Sponsor: Mountain Top Street Rodders
Information: 928/636-6167 or
May 13, Prescott
Mopars on the Mountain
Sponsor: Mopars Unlimited of Arizona
Information: or 928/445-4970
May 20, Tucson
Fords on Fourth
Sponsor: Southern Arizona Mustang Club
Information: or 520/622-6118
May 5-7, Pomona
9th Pomona Nitro Nationals
Sponsor: Goodguys 
Information: or 925/838-9876
May 5-7, Riverside
Show and Go 2006
Information: or 951/780-4055
May 7, Tulare
Thirty-Second Annual Car and Parts Swap Meet
Sponsor: Charter Oak A’s, MAFCA
May 13, Yucaipa
18th Annual Fun Run and Classic Car Show
Sponsor: Past Pleasures Car Club
Information: 909/790-1313
May 27, Rio Linda
Thunder in Depot Park #5
Sponsor: The Thunderbolts
Information: or 530/677-4761
May 6, Pueblo
6th Annual Riverwalk Car Show
Sponsor: Outlaws Rod and Custom Club
Information: or 719/320-2359
May 26-28, Jacksonville
8th Spring Nationals 
Sponsor: Goodguys 
Information: or 925/838-9876
May 7, Grayslake
41st Annual Grayslake Auto Show
Sponsor: Waukegan and North Shore Chapters, AACA
May 27, Fairfield
Car, Motorcycle and Tractor Show
Sponsor: Wayne County Misfits
Information: 618/842-9971
May 7, Raub
Spring Fling Car Show
Information: 815/432-2133
May 13, Sellersburg
11th Annual Mustang and All-Ford Show
Sponsor: Falls City Mustang Club
Information: or 812/283-6543
May 19-21, Nashville
29th Shelby Spring Fling
Sponsor: Indiana SAAC
Information: or 812/988-7146
May 13, Madisonville
6th Annual West Kentucky Car Show
Sponsor: Show and Go Car Club
May 6-7, Springfield
9th Annual O’Reilly Auto Parts 4-Wheel Jamboree
Information: or 317/236-6522
May 26-28, Springfield
Mid-America Street Rod Nationals
Sponsor: NSRA
Information: or 901/452-4030
May 26-28, Laconia
Laconia Nationals
Sponsor: Right Coast Association
Information: or 800/753-3978
May 7, Albuquerque
18th Annual Swap Meet
Sponsor: Route 66 Rodders
Information: or 505/299-0570
May 21, Albuquerque
NMCCC/Albuquerque Museum Annual Car Show
Sponsor: NMCCC
Information: or 505/884-7912
May 19-21, Lima
21st Annual Advance Auto Parts Spring 4-Wheel Drive Jamboree Nationals
Information: or 317/236-6522
May 5-7, Carlisle
Carlisle Performance and Style 2006
Sponsor: Carlisle Productions
Information: or 717/243-7855
May 19-21, Carlisle
Carlisle Import-Kit/Replicar Nationals
Sponsor: Carlisle Productions
Information: or
717/ 243-7855
May 19-21, Hershey
2nd Dupont Great American Rod & Custom Nationals
Sponsor: Goodguys 
Information: or 925/838-9876
May 21, Perkasie
Lake Lenape Jamboree
Sponsor: Goodtime Motorvators
Information: 215/257-5706
May 21, Scott Township
34th Annual Rod Run
Sponsor: Vintage Tin of Western PA
Information: 412/833-7050
May 27, Valley Forge
The Brits Are Back
Sponsor: Delaware Valley Triumphs
Information: or 610/825-2617
May 5-7, Knoxville
Street Rod Nationals South
Sponsor: NSRA
Information: or 901/452-4030
May 12-14, Omak
13th Annual Swap Meet / Flea Market
Sponsor: Friendly OK Car Club
Information: or 509/826-3154
May 26-28, Seattle
2nd Northwest Nostalgia Drags
Sponsor: Goodguys 
Information: or 925/838-9876
May 13, Concord
30th Annual Car Show and Fish Fry
Sponsor: Boondockers Street Rods
Information: or 920/261-9880
May 21, Hartford
2nd Annual OCW Car Season Kick-Off
Sponsor: Oldsmobile Club of Wisconsin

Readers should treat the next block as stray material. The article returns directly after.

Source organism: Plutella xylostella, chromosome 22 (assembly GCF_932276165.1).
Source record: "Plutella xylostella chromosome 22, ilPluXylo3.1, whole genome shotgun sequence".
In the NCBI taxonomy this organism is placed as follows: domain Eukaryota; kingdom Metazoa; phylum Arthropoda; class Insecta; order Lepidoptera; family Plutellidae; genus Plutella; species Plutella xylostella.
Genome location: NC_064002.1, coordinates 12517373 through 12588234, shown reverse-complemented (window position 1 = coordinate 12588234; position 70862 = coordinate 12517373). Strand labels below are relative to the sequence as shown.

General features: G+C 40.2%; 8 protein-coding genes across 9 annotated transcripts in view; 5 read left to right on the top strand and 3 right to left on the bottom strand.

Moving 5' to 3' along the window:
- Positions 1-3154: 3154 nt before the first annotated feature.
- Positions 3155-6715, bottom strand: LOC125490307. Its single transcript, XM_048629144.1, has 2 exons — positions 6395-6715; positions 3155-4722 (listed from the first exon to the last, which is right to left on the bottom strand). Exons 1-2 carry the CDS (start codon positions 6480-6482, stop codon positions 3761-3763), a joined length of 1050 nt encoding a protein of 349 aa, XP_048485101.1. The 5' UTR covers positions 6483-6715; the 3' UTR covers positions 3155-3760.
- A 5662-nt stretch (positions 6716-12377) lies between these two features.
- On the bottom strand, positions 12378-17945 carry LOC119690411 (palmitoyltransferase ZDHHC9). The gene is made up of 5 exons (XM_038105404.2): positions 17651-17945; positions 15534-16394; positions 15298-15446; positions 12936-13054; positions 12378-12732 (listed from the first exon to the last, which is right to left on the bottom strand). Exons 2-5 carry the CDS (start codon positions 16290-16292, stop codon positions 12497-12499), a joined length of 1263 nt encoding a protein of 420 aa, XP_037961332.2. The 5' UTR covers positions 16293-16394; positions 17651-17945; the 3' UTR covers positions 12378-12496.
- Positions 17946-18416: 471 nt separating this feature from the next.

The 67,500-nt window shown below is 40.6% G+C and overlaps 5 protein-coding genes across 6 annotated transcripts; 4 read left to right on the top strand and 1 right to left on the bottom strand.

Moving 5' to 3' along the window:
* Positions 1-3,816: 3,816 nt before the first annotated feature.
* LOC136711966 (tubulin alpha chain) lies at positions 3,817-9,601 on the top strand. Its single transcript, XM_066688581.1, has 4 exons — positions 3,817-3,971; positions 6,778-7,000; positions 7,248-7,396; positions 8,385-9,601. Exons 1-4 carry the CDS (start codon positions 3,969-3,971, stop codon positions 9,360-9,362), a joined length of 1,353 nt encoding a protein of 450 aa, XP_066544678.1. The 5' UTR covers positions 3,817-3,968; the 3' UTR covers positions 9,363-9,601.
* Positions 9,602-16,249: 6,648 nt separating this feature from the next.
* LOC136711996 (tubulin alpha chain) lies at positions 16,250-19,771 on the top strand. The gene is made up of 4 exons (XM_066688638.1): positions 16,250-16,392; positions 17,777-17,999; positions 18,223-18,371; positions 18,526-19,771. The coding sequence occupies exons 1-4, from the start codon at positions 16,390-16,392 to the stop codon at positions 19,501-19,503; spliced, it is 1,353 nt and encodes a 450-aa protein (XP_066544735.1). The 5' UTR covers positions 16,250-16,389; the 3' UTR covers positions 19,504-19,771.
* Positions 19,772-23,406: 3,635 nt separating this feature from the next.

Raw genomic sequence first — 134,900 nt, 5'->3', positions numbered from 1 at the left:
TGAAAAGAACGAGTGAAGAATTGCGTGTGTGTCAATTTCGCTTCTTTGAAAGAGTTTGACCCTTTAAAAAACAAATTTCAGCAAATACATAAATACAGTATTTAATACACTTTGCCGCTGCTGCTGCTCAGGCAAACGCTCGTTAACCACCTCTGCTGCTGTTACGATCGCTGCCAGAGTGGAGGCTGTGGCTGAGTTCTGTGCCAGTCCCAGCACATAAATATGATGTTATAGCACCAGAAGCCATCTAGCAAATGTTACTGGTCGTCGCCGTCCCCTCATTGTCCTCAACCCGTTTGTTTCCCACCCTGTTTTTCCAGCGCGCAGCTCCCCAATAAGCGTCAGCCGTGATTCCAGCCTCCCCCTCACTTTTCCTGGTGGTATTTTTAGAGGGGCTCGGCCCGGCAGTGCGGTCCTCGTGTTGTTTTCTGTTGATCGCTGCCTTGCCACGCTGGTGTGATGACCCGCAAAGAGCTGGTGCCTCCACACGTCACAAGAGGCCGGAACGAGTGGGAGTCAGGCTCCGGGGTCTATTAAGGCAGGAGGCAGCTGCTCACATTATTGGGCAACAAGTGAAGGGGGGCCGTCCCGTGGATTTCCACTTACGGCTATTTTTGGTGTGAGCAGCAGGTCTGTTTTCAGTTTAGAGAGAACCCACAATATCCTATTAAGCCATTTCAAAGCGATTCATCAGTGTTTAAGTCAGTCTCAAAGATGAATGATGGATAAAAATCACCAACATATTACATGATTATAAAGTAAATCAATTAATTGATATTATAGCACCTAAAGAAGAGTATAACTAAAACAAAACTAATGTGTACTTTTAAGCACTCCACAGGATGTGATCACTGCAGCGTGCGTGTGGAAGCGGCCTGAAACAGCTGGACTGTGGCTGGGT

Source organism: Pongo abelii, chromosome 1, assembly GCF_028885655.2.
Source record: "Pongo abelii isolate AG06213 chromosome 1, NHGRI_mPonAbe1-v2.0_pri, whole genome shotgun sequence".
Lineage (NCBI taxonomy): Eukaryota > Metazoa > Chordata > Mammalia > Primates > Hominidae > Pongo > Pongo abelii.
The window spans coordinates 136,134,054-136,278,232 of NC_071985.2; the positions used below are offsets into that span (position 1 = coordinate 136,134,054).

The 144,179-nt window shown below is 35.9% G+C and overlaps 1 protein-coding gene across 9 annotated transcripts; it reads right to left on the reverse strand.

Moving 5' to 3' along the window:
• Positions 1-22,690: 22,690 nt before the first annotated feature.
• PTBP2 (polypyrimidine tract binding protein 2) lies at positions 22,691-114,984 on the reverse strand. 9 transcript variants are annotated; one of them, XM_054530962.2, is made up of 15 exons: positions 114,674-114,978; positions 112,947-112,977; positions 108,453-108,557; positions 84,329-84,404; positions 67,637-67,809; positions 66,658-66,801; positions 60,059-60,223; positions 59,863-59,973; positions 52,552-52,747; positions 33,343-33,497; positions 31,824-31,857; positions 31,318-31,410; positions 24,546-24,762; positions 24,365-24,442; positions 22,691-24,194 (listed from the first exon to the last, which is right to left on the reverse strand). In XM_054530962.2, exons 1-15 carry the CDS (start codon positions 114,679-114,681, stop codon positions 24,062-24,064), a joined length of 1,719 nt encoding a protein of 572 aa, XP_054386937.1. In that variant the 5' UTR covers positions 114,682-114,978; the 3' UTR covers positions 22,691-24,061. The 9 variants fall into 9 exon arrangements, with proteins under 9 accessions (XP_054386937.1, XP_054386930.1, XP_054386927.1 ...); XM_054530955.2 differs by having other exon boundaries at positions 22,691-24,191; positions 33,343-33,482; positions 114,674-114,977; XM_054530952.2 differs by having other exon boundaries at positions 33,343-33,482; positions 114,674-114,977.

Information: or 262/966-3702
May 21, Milwaukee/Cudahy
Wisconsin Early Mustanger’s 24th Annual All-Ford Show and Swap
Information: or 414/764-6726
May 28, Millston
6th Annual Spring Car Show
Information: 715/284-0461
May 27-29, Casper 
Cruisin’ With the Oldies
Sponsor: Oil Capitol Auto Club
Information: or 307/265-7314
Early June 2006 Events
June 3-4, Pleasanton
13th Summer Get-Together
Sponsor: Goodguys 
Information: or 925/838-9876
June 2-4, Loveland (Larimer County Fairgrounds)
Sponsor: Goodguys
Information: or 925/838-9876
June 4, Windsor Locks
20th Annual 4C’s Auto Show and Aircraft Exhibit
Sponsor: Connecticut Council of Car Clubs
Information: or 860/623-3906
June 3-10, Hot Rod Magazine Power Tour
Kissimmee, FL to Englishtown, NJ
June 2-4, York
Street Rod Nationals East
Sponsor: NSRA
Information: or 901/452-4030
June 1-4, Greenfield
Dells Run
Sponsor: Fiero Fanatics
Information: or 414/282-3577
Newly Introduced Legislation
Note: The following state bills are not laws. They were recently introduced and are currently under consideration by the respective state legislatures:
Colorado SB 221: Eliminates the emissions inspection program for vehicles and raises vehicle registration fees by $10.
Connecticut SB 660: Creates a sales tax adjustment program for motor vehicles according to the amount of greenhouse gas emissions generated from the motor vehicle. Those that pollute more would pay an increased sales tax on vehicles, while those that pollute less would pay a decreased tax or no sales tax at all.
Minnesota SB 2816: Requires adoption of California standards regarding low emission vehicles and updates emissions standards to comply with the federal Clean Air Act.
Missouri HB 2012: Suspends operation of vehicle emissions inspection program on or before Jan. 1, 2007.
Delaware HB 364: Prohibits any person from covering, painting, spraying, masking or taking any action which results in a vehicle’s license plate not being able to be photographed, videotaped, or have its image recorded.
Minnesota SB 3441: Requires ten percent of manufacturer’s new motor vehicles offered for sale in Minnesota to be flexible-fuel vehicles by 2008, 15% in 2009, 20% in 2010, 25% in 2011, and 30% in 2012.
Minnesota HB 3521: Makes vehicle racing a reckless driving offense no matter if the speed was in excess of the maximum speed limit. Also defines exhibition driving, which can be evidenced by screeching tires, throwing of gravel, etc.
Louisiana SB 359: Increases penalties for window tinting violations by sellers, installers, manufacturers, and distributors of sun-screening devices.


The future of our prized cars and trucks is being threatened! Add your voice to our growing U.S. and Canadian forces united to advance our automotive freedoms. SAN members defend the hobby by responding to timely e-mail updates on vehicle-related legislation and regulations. No fees. No SPAM. No obligations. Great strength comes with great numbers. Can we count on you to help preserve the classics of today and tomorrow?